Sunday 5.6.2018 New York Times Digest

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1. The Russian Comic Writer Who’s an Antidote to Mad Times

“When people say that America’s absurdity has outpaced fiction, I refer them to the works of Nikolai Gogol, the Russian writer and playwright, who understood better than any artist since what ‘perfect nonsense goes on in the world.’”

2. Stop Calling Washington a Swamp. It’s Offensive to Swamps.

“The swamp is also the perfection of paradox. A marsh with trees. Water. Land. Both and neither. The use of ‘swamp’ as a pejorative ignores all of this, while reflecting an ecological ignorance and a general disparagement of the swampier regions of the country, particularly in the South.”

3. The Upside of Envy

“If we are honest with ourselves, envy can help us identify our vision of excellence and where need be, perhaps reshape it.”

4. When Southern Newspapers Justified Lynching

“Newspapers even bragged about the roles they had played in arranging particularly spectacular lynchings. But the real damage was done in terse, workaday stories that justified lynching by casting its victims as ‘fiends,’ ‘brutes,’ ‘born criminals’ or, that catchall favorite, ‘troublesome Negroes.’ The narrative that tied blackness inextricably to criminality — and to the death penalty — survived the lynching era and lives on to this day.”

5. Our Addiction to Trump

“As president, Trump is enormously important, but there’s so much else happening as well.”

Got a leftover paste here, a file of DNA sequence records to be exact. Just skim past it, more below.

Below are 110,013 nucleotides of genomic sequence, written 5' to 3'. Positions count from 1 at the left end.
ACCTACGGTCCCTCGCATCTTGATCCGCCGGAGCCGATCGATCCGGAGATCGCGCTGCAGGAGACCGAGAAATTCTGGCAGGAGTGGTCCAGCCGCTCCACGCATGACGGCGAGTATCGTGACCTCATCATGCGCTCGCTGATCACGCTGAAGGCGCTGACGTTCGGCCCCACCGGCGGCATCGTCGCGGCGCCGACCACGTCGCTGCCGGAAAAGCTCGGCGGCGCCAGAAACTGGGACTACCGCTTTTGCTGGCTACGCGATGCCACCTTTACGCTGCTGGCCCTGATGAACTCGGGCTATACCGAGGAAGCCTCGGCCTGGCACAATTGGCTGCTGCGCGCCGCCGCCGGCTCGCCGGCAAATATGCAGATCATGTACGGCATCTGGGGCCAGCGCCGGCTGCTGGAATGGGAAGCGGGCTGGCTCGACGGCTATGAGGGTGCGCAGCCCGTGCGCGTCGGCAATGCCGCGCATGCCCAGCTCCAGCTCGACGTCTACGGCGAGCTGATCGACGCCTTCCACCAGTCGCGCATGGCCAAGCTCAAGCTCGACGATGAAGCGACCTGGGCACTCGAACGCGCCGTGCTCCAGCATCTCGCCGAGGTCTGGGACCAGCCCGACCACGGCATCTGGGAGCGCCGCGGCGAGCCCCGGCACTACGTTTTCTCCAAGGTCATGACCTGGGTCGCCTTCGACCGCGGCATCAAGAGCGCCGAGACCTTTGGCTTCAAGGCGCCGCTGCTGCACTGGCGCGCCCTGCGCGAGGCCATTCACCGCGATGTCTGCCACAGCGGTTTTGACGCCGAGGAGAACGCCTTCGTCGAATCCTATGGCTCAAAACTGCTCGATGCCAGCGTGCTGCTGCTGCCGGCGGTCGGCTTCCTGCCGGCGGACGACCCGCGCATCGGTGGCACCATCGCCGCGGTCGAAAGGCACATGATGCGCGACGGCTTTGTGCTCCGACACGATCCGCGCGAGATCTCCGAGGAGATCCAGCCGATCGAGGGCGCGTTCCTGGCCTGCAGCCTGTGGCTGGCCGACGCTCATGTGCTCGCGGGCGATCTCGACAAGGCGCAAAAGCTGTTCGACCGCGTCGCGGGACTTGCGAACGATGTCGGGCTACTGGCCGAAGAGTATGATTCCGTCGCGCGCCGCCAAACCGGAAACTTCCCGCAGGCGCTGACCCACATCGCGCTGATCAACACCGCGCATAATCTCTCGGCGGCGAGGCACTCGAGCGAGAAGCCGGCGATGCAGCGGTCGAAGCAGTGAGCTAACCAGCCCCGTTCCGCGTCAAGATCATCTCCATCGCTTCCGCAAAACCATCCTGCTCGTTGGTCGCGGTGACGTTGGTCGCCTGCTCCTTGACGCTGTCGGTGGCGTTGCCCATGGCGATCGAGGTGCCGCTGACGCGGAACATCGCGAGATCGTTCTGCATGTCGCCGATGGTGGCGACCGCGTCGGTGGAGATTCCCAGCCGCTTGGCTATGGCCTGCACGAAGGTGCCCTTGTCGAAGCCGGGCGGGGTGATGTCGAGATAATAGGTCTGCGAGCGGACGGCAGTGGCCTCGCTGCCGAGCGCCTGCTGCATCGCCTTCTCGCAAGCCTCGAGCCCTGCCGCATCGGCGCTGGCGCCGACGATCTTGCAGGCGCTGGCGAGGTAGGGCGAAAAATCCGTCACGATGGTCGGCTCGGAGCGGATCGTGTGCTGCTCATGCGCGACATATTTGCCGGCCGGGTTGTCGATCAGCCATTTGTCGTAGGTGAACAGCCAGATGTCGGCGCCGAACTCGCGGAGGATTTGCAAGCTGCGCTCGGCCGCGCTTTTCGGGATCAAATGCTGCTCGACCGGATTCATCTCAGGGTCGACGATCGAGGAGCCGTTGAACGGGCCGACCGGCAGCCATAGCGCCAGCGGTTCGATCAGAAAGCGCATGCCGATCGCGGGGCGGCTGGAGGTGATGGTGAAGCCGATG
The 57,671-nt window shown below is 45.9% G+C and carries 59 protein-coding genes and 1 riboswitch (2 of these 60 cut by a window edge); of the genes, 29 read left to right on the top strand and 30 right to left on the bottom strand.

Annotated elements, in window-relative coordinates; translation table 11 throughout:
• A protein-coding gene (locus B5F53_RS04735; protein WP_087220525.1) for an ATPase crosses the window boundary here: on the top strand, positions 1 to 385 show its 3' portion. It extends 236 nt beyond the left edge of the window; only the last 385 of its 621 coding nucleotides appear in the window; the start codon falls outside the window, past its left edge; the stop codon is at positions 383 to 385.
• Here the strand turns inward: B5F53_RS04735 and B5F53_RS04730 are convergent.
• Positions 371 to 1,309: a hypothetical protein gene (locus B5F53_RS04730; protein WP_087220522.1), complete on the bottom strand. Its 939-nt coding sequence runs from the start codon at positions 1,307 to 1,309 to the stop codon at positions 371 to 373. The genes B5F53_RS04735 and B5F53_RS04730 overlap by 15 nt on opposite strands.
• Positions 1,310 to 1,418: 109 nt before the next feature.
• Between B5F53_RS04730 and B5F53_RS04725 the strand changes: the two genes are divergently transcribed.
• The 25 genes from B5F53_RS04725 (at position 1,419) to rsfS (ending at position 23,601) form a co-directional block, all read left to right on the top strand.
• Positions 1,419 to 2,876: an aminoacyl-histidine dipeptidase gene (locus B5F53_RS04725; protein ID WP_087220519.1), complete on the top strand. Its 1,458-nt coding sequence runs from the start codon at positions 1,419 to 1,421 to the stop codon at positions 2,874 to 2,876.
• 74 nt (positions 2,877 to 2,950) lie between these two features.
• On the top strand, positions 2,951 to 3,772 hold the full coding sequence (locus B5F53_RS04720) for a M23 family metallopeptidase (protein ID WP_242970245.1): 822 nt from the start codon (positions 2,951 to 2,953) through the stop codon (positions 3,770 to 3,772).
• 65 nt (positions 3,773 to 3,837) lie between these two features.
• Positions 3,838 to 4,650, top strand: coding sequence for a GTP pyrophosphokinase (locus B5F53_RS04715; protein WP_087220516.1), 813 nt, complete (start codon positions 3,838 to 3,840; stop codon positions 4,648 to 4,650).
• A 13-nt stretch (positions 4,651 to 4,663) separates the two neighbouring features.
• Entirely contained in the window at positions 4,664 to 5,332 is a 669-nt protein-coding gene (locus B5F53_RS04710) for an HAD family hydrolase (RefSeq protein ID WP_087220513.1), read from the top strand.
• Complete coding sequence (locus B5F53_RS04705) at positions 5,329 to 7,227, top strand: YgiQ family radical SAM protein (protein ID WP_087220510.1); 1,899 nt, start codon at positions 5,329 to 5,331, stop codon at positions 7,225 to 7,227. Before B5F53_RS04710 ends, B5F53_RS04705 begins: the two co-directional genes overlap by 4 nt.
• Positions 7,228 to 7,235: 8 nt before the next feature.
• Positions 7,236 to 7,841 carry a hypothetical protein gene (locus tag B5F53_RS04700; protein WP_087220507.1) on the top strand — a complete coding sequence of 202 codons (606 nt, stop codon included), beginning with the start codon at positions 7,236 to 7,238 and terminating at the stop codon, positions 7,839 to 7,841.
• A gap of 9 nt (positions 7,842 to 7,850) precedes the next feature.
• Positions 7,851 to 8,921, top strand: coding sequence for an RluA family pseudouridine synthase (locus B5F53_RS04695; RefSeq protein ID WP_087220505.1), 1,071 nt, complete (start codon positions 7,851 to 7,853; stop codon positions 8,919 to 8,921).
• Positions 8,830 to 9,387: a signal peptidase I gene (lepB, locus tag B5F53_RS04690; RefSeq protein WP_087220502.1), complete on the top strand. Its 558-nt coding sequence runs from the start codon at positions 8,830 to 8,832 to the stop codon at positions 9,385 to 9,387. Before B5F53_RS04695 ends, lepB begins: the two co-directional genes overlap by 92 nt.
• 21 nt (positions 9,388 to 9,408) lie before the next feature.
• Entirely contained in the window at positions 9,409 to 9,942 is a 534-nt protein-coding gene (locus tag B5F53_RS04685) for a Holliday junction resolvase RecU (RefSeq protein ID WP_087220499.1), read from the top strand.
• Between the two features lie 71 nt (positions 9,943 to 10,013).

6. Did That Just Happen?! Skyscraper Stunts in the Movies

“Since King Kong climbed to the top of the Empire State Building in 1933, the movies have often relied on skyscrapers as a tense setting for action thrills. And the buildings, along with studio ambitions, keep getting higher.”

7. Bans on Plastic Straws Are Growing. But Is the Travel Industry Doing Enough?

“Plastic straws kill marine life and choke reefs and beaches, never decomposing completely, but instead breaking into bits of microplastics, which eventually enter the food chain.”

8. Yes, It’s Bad. Robocalls, and Their Scams, Are Surging. + Robocalls Flooding Your Cellphone? Here’s How to Stop Them

“The most simple and effective remedy is to not answer numbers you don’t know.”

9. How Big Data Is ‘Automating Inequality’

“For the poor, she argues, government data and its abuses have imposed a new regime of surveillance, profiling, punishment, containment and exclusion, which she evocatively calls the ‘digital poorhouse.’”

10. What Happens When People and Companies Are Both Just ‘Brands’?

“The brand, in fact, is such a ubiquitous organizing principle for so many things — companies, products, people — that it has been forced to spawn an expansive glossary of subcategories and varieties.”

11. Corrupt Leaders Are Falling Around the World. Will It Boost Economies?

“Corruption is being exposed, denounced and prosecuted more vigorously, and at higher levels, than ever.”

12. Letter of Recommendation: Crying at Movies

“I started going to movies alone. At first the theater was just an escape from the city, which had begun to make me feel like a penny in an immense jar of loose change. Then I started writing about movies professionally, giving me full license to indulge in the strangely taboo practice of solo moviegoing — a habit that can be remarkably meditative and fortifying, almost like prayer. I don’t remember exactly which movie it was that did it, but eventually something revelatory happened: I remembered how to cry.”

13. The Man Who Cracked the Lottery

“The prosecution knew Tipton had bought the winning ticket. The video, specifically the distinct voice that colleagues had recognized, made that pretty clear. So did cellphone records, which showed Tipton was in town that day, not out of town for the holidays as he claimed, and that he had been on the phone for 71 minutes with Robert Rhodes, the man who briefly had possession of the ticket. Investigators believed he’d fixed the lottery. But how?”

 

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